The National Literacy Trust, a UK-based nonprofit organization that aims to increase children’s literacy skills, has teamed up with book publisher Penguin Random House Children’s and UK Interactive Entertainment (UKIE) to conduct research on the relationship between playing video games and literacy engagement in children. The study will focus on secondary school children—aged between 11 and 16—across the UK.
The National Literacy Trust first set out to conduct this research because of the amount of reading children do when playing video games, whether it be through reading in-game text or using the internet to find information on the games they play. In the present day, this digital reading makes up a significant portion of children’s reading habits, in comparison to physical texts. As such, the National Literacy Trust aims to figure out how interactive entertainment relates to children’s reading and writing abilities. Taking the lead on the project, the National Literacy Trust will create the guiding questions of the study, following advice from figures from both the games and book publishing industries.
In a statement, the National Trust Literacy chief executive Jonathan Douglas acknowledged that video games provide youth “with exciting opportunities to become part of a story and to read more widely,” which he argues—along with reading any text—“can increase their reading engagement and attainment” regardless of their interests. He goes onto say that the nonprofit is “keen” to begin studying this subject.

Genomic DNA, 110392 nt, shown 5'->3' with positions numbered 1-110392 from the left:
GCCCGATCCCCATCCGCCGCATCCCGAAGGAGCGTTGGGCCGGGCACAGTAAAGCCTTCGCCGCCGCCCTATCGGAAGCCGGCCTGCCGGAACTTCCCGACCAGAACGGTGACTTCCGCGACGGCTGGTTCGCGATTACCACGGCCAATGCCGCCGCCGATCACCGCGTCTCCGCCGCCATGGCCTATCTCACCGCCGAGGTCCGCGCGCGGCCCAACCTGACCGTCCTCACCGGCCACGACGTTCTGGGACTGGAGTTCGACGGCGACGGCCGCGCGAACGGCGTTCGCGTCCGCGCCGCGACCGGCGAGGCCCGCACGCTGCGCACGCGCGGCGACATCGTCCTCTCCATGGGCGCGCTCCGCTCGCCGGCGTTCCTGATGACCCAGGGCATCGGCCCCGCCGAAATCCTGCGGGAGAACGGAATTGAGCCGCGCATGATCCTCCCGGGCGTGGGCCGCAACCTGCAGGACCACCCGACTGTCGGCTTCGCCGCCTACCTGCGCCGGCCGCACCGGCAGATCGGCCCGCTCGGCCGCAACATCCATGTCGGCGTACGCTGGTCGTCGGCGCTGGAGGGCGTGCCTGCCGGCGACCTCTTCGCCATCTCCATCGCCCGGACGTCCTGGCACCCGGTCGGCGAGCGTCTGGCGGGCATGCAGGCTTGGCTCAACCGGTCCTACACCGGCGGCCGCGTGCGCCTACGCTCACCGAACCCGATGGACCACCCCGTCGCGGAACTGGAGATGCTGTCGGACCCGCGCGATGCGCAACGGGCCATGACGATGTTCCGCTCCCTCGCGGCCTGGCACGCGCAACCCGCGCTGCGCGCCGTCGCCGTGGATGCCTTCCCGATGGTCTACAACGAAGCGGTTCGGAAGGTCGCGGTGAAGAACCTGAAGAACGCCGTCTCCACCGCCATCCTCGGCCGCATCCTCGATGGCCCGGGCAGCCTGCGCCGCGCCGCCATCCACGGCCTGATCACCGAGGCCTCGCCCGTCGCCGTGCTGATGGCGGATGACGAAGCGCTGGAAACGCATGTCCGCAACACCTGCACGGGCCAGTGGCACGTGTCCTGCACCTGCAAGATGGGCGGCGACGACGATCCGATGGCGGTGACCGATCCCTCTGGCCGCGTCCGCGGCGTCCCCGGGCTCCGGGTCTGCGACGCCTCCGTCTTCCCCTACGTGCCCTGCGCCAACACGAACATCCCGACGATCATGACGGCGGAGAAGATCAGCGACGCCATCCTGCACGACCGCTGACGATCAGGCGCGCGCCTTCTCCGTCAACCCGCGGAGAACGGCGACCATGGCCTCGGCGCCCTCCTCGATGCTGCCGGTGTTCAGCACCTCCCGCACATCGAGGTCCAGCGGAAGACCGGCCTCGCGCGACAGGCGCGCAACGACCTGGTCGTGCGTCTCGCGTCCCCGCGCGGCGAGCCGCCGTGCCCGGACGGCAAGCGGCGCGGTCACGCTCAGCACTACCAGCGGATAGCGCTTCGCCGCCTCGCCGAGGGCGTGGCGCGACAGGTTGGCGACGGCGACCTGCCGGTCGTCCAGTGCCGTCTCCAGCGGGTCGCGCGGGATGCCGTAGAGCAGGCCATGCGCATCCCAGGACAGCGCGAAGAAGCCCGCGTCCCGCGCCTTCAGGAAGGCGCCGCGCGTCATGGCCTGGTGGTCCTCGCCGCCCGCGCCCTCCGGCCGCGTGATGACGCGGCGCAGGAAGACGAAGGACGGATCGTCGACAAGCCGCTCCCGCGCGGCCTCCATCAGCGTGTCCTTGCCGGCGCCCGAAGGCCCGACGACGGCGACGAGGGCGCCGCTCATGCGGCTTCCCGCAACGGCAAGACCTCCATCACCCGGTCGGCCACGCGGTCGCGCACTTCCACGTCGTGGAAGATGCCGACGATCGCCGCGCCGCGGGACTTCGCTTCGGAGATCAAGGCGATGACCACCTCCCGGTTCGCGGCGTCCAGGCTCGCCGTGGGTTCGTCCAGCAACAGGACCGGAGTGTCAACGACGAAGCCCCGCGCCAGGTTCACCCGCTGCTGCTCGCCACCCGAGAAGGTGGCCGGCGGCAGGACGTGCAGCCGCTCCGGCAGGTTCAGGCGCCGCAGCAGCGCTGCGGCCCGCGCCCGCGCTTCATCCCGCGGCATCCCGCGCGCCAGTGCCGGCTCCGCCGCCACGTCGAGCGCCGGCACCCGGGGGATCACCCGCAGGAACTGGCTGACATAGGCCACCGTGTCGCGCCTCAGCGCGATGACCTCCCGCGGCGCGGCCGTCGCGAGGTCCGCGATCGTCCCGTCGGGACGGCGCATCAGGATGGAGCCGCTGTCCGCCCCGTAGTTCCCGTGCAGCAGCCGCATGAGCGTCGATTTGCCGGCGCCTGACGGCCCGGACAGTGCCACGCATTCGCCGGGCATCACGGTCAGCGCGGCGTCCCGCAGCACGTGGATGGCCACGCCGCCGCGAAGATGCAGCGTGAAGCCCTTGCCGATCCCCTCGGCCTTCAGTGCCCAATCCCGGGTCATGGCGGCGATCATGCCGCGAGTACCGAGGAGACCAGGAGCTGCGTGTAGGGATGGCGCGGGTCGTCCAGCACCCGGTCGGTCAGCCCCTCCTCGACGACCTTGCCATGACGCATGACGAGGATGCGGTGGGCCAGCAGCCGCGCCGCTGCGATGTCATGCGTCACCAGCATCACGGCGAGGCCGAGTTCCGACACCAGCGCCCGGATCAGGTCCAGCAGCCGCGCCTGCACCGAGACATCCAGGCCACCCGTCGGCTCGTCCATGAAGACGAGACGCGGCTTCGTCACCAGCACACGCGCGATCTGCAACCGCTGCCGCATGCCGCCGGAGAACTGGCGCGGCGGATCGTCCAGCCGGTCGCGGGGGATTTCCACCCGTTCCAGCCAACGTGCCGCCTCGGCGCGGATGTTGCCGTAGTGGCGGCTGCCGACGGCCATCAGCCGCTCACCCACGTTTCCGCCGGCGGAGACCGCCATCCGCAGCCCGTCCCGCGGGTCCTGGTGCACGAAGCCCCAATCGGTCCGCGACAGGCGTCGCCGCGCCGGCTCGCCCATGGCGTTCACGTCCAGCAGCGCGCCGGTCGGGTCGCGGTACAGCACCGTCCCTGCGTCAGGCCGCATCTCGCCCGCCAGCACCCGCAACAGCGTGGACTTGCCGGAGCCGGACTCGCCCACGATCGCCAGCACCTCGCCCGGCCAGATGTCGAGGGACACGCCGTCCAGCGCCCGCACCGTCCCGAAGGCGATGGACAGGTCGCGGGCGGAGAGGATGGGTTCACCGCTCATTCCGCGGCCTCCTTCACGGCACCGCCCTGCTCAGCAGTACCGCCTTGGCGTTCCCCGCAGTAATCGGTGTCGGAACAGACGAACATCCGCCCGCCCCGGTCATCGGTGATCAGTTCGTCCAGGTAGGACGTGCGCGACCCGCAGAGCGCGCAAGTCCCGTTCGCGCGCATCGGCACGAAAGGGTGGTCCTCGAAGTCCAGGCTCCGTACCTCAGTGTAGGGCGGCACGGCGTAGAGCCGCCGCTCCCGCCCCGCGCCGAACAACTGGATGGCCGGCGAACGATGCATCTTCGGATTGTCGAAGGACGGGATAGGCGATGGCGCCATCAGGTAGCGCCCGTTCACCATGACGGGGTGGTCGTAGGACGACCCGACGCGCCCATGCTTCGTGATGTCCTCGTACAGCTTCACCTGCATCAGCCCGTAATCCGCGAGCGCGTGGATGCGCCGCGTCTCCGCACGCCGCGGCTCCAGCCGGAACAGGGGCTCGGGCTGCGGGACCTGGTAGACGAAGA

Penguin Random House Children’s is just as optimistic, as managing director Francesca Dow believes that the companies “can have a positive impact in supporting literacy, sparking imaginations, and bringing stories to life for children everywhere” through this partnership.
UKIE CEO Dr. Jo Twist OBE hopes this partnership and research “will provide valuable evidence to inform educators, caregivers, and others to help understand how we can shape literacy engagement through something young people already find hugely compelling.”
The results of their preliminary research is set to release in spring 2020, so the involved parties can use this data moving forward with their partnership to explore different ways that video games can be utilized to increase and support children’s literacy, while also gathering funds to continue researching this connection in more depth.